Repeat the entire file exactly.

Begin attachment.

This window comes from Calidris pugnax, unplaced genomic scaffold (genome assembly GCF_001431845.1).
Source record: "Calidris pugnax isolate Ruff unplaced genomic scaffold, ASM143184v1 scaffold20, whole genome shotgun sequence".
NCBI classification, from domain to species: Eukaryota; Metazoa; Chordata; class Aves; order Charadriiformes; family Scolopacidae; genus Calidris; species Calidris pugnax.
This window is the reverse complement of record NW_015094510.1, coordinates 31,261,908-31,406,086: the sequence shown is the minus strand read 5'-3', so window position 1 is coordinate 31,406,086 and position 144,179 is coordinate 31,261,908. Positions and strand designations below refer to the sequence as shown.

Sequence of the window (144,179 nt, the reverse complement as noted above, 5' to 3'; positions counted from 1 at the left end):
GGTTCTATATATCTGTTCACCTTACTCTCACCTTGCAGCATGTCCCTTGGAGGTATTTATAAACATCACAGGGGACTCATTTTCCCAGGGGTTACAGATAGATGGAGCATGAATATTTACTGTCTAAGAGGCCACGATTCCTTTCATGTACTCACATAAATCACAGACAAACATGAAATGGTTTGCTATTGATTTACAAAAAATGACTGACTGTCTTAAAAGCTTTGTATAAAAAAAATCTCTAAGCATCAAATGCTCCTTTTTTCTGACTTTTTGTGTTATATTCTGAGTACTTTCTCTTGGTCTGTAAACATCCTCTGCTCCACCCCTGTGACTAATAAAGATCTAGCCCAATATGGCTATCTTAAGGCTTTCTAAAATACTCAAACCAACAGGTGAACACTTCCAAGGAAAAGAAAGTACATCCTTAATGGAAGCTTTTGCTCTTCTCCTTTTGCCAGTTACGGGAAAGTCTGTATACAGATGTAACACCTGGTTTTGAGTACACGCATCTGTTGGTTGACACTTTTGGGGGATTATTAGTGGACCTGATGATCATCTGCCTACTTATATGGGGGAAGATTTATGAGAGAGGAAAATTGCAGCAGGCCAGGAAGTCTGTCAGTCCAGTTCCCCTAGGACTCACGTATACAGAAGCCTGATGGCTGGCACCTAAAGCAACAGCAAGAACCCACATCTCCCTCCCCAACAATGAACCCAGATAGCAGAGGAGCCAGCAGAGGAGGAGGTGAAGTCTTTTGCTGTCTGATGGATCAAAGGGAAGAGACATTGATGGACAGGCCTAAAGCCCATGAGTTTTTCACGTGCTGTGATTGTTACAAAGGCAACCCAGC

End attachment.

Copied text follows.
This window comes from Calidris pugnax, unplaced genomic scaffold (genome assembly GCF_001431845.1).
Source record: "Calidris pugnax isolate Ruff unplaced genomic scaffold, ASM143184v1 scaffold20, whole genome shotgun sequence".
NCBI classification, from domain to species: Eukaryota; Metazoa; Chordata; class Aves; order Charadriiformes; family Scolopacidae; genus Calidris; species Calidris pugnax.
This window is the reverse complement of record NW_015094510.1, coordinates 31,261,908-31,406,086: the sequence shown is the minus strand read 5'-3', so window position 1 is coordinate 31,406,086 and position 144,179 is coordinate 31,261,908. Positions and strand designations below refer to the sequence as shown.

Sequence of the window (144,179 nt, the reverse complement as noted above, 5' to 3'; positions counted from 1 at the left end):
GGTTCTATATATCTGTTCACCTTACTCTCACCTTGCAGCATGTCCCTTGGAGGTATTTATAAACATCACAGGGGACTCATTTTCCCAGGGGTTACAGATAGATGGAGCATGAATATTTACTGTCTAAGAGGCCACGATTCCTTTCATGTACTCACATAAATCACAGACAAACATGAAATGGTTTGCTATTGATTTACAAAAAATGACTGACTGTCTTAAAAGCTTTGTATAAAAAAAATCTCTAAGCATCAAATGCTCCTTTTTTCTGACTTTTTGTGTTATATTCTGAGTACTTTCTCTTGGTCTGTAAACATCCTCTGCTCCACCCCTGTGACTAATAAAGATCTAGCCCAATATGGCTATCTTAAGGCTTTCTAAAATACTCAAACCAACAGGTGAACACTTCCAAGGAAAAGAAAGTACATCCTTAATGGAAGCTTTTGCTCTTCTCCTTTTGCCAGTTACGGGAAAGTCTGTATACAGATGTAACACCTGGTTTTGAGTACACGCATCTGTTGGTTGACACTTTTGGGGGATTATTAGTGGACCTGATGATCATCTGCCTACTTATATGGGGGAAGATTTATGAGAGAGGAAAATTGCAGCAGGCCAGGAAGTCTGTCAGTCCAGTTCCCCTAGGACTCACGTATACAGAAGCCTGATGGCTGGCACCTAAAGCAACAGCAAGAACCCACATCTCCCTCCCCAACAATGAACCCAGATAGCAGAGGAGCCAGCAGAGGAGGAGGTGAAGTCTTTTGCTGTCTGATGGATCAAAGGGAAGAGACATTGATGGACAGGCCTAAAGCCCATGAGTTTTTCACGTGCTGTGATTGTTACAAAGGCAACCCAGC